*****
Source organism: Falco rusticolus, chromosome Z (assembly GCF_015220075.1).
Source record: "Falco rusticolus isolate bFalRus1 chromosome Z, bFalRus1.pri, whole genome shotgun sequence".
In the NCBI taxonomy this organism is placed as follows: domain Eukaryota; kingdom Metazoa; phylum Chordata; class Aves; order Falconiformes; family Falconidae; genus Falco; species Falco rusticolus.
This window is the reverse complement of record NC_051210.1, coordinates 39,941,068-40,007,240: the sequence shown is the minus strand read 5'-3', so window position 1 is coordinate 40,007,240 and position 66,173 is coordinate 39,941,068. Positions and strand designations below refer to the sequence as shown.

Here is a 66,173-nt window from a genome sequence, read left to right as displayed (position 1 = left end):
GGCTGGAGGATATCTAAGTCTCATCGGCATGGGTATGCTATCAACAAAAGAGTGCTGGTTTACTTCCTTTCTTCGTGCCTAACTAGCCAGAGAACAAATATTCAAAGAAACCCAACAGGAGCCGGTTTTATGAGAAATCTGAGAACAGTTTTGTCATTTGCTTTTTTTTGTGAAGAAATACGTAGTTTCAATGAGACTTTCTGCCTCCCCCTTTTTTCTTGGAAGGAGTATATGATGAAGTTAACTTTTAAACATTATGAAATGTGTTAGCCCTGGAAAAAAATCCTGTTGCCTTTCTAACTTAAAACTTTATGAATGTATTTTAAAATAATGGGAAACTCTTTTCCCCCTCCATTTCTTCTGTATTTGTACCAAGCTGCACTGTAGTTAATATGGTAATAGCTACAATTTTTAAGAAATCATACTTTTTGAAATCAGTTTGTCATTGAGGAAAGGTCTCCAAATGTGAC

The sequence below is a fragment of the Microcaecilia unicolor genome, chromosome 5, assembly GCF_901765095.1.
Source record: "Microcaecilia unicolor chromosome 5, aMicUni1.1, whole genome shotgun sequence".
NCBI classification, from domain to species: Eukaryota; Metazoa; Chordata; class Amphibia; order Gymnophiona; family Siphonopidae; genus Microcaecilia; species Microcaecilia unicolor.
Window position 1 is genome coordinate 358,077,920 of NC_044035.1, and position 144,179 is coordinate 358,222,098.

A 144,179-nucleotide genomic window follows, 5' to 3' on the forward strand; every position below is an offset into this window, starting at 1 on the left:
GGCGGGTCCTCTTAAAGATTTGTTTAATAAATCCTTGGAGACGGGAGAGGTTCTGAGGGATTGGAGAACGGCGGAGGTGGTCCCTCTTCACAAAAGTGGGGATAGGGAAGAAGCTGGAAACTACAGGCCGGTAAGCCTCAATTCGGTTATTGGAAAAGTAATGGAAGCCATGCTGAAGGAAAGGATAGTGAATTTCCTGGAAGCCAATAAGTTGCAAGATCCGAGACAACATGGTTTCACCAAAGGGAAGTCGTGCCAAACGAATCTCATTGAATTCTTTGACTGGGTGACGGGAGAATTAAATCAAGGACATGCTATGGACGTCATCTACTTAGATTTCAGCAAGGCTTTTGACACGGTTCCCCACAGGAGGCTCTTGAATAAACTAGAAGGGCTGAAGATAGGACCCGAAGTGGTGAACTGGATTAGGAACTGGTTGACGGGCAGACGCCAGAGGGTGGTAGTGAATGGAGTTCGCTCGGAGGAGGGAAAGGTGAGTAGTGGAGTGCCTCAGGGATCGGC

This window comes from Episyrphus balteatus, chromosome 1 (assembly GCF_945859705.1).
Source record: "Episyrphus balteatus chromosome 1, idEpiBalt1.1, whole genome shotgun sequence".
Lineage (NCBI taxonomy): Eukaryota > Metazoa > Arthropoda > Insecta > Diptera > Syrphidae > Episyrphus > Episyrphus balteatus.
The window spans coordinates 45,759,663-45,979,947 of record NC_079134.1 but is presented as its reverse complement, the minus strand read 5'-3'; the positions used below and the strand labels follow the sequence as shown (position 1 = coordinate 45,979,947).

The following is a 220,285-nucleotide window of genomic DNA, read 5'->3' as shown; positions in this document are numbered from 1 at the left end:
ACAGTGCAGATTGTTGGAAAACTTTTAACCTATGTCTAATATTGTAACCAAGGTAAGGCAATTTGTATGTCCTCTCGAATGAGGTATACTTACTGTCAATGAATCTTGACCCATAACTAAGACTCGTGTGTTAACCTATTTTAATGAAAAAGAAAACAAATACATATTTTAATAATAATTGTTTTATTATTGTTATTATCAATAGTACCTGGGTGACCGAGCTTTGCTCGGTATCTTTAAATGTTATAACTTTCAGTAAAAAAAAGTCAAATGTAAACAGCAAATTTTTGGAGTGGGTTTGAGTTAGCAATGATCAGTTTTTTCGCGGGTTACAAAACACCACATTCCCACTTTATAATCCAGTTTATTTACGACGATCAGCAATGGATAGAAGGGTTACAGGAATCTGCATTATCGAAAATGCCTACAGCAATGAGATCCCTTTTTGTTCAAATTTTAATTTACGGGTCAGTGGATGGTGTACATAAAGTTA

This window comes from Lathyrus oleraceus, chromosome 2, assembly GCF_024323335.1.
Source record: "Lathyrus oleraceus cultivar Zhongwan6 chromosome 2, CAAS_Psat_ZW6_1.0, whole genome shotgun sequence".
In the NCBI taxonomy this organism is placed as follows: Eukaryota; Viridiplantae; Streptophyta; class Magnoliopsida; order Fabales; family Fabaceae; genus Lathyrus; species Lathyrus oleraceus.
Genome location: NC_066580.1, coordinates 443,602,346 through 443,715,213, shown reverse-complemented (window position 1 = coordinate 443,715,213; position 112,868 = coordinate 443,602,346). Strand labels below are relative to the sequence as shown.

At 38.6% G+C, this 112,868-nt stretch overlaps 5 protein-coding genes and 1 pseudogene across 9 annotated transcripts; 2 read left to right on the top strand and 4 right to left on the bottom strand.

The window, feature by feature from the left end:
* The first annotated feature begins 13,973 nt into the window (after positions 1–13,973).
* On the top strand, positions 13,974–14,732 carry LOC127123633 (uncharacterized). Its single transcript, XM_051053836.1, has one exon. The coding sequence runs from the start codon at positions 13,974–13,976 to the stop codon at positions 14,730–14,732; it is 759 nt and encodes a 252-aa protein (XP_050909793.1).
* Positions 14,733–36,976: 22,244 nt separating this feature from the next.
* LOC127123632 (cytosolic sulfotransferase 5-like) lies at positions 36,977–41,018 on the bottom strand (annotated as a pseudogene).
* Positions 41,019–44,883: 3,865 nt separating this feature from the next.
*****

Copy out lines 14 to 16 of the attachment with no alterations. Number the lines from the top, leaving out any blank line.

Source record: "Episyrphus balteatus chromosome 1, idEpiBalt1.1, whole genome shotgun sequence".
Lineage (NCBI taxonomy): Eukaryota > Metazoa > Arthropoda > Insecta > Diptera > Syrphidae > Episyrphus > Episyrphus balteatus.
The window spans coordinates 45,759,663-45,979,947 of record NC_079134.1 but is presented as its reverse complement, the minus strand read 5'-3'; the positions used below and the strand labels follow the sequence as shown (position 1 = coordinate 45,979,947).